WRT the specific problem Brad is facing (idiotic, simpleminded economics coverage), the source of it isn't some lack of expertise on the part of reporters. It's the fact that bad reporting is what's beneficial to those who own the media outlets. You can bet that if having good economics reporting would benefit corporate owners, then we'd see it in the papers. The fact that we don't have it is a sign that, at best, they don't care about having it, or worse, they prefer not having it.

The problem doesn't really stem from the reporters themselves, it comes from the way the corporate ownership structure encourages a degenerate form of journalism. This form is so pervasive that I suspect most of the current crop of reporters is unsalvageable. But we can't even begin the job of improving the class of reporters until we've destroyed the system that rewards them for being bad.

Posted by: jimBOB on August 14, 2007 at 6:38 PM | PERMALINK

I agree with Kevin, the problem isnt experience, it's how to think abount the subject your reporting.

Now before everybody goes YES OF COURSE! Let me explain.

During the run up to the Iraq war, the media focused on war plans, Saddam's behavior, would the iraqi's individually or collectively hug Bill Kristol.

I tried to focus in on the inspections. Much was made about intelligence(turned out to be all wrong.) when that was the wrong way to think about the run up to the war.

Inspections, if you think about it, are the best kind of intelligence. Inspections were derided as a joke.

Inspections would have gathered realtime intel, confirmed or denied satellite intel, and best of all, given us the sites across Iraq that had to be secured(WMD's ain't welded to the ground ya know!)

Keeping inspector's in Iraq would have deflated the administations case.

Media focus on the inspections would do the same.

After the administation told inspectors to leave I told friends, the game is on.

The inspection process was the canery inthe coalmine as to whether or not the administation lied.

Posted by: DonkeyKong on August 14, 2007 at 6:40 PM | PERMALINK

Expertise in "politics" is scarcely expertise at all. The problems come up when politicians make substantive claims or arguments, and the reporters lack the background to judge convincingly whether said claims are full of s***. So the point Klein and DeLong are making is that a candidate's claims on global warming should be evaluated by the paper's environment reporter, who will say "Romney's claim that the 'science is still out' is wrong, according to the overwhelming consensus of scientists..." rather than by the paper's politics reporter, who will say "Romney made a strong bid for the support of economic conservatives by saying the 'science is still out' on global warming."

Posted by: brooksfoe on August 14, 2007 at 6:45 PM | PERMALINK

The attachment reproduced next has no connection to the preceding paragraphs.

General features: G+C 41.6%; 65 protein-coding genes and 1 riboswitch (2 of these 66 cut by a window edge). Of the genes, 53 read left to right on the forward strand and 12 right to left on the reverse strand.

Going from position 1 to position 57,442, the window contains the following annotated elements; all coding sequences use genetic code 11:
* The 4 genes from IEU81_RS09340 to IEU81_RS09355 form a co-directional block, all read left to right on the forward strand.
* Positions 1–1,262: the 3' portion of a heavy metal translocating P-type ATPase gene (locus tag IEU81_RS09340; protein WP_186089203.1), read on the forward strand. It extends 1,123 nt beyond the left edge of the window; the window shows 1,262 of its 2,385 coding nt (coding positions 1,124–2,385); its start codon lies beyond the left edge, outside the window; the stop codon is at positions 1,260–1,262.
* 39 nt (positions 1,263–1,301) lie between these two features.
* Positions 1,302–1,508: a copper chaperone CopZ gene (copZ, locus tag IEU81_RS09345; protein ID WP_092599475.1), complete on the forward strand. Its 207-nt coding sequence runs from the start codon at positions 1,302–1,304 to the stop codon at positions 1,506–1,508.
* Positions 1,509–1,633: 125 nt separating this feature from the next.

I've often thought that reporters covering politics and government should study, in a formal way, politics and government. A few public administration courses and political science courses would do them some good.

Some reporters never seem to get a feel for how the government works. They don't comprehend the workings of Congress. When the Republicans took over and threw out all tradition and drastically changed and abused rules and procedures, many reporters had no perspective. They were very susceptible to the canard “it’s all just politics as usual, both sides are always doing it.”

When the Office of Special Plans was established in the Pentagon for the sole purpose of propaganda, unknowledgeable reporters were slow to comprehend what was going on.

The Bush administration was able to sell the war by taking advantage of incompetent reporters not well schooled in government. A few knowledgeable reporters saw through the aluminum tubes fiasco and the uranium from Africa fiasco. Savvy reporters could see that there was not much to go on.


Posted by: little ole jim from red country on August 14, 2007 at 7:05 PM | PERMALINK

Let's change the analogy to auto writers. I'll take a Dan Neil full throated indictment of GM as the type of writing I would like to see in electoral coverage. Take the damn gloves off. Kudos to the LA Times for backing up their ace, Pulitzer winning writer. Boos and hisses to GM for being thin skinned enough to pull their advertising instead of making better cars.

Neil doesn't have to interact daily with the GM leadership like sportswriters do with the teams they cover. Journalists covering politics ought to follow the Neil model. No more parties with the Prez.

Posted by: Common Sense on August 14, 2007 at 7:14 PM | PERMALINK

Actually, the comparison is usually with horse racing, but I don't know if they still have reporters permanently assigned to Belmont and Hialeah.

Posted by: Kenji on August 14, 2007 at 7:16 PM | PERMALINK

When the Office of Special Plans was established in the Pentagon for the sole purpose of propaganda, unknowledgeable reporters were slow to comprehend what was going on.
The Bush administration was able to sell the war by taking advantage of incompetent reporters not well schooled in government. A few knowledgeable reporters saw through the aluminum tubes fiasco and the uranium from Africa fiasco. Savvy reporters could see that there was not much to go on.
Posted by: little ole jim from red country on August 14, 2007 at 7:05 PM | PERMALINK


jim;
There's also the fact that after 9/11, some intelligence "interns" (nobody was sure if they were CIA or DIA) came to work at fine companies like CNN. If you think this didn't have a chilling effect on the kinds of questions that ill-informed but otherwise curious or well-intentioned journalists might have brought up - ESPECIALLY given the media-ownership situation, and all the other things going on with regard to rendition, spying, etc. then I'd like to know what y'all are smoking.

Posted by: osama_been_forgotten on August 14, 2007 at 7:20 PM | PERMALINK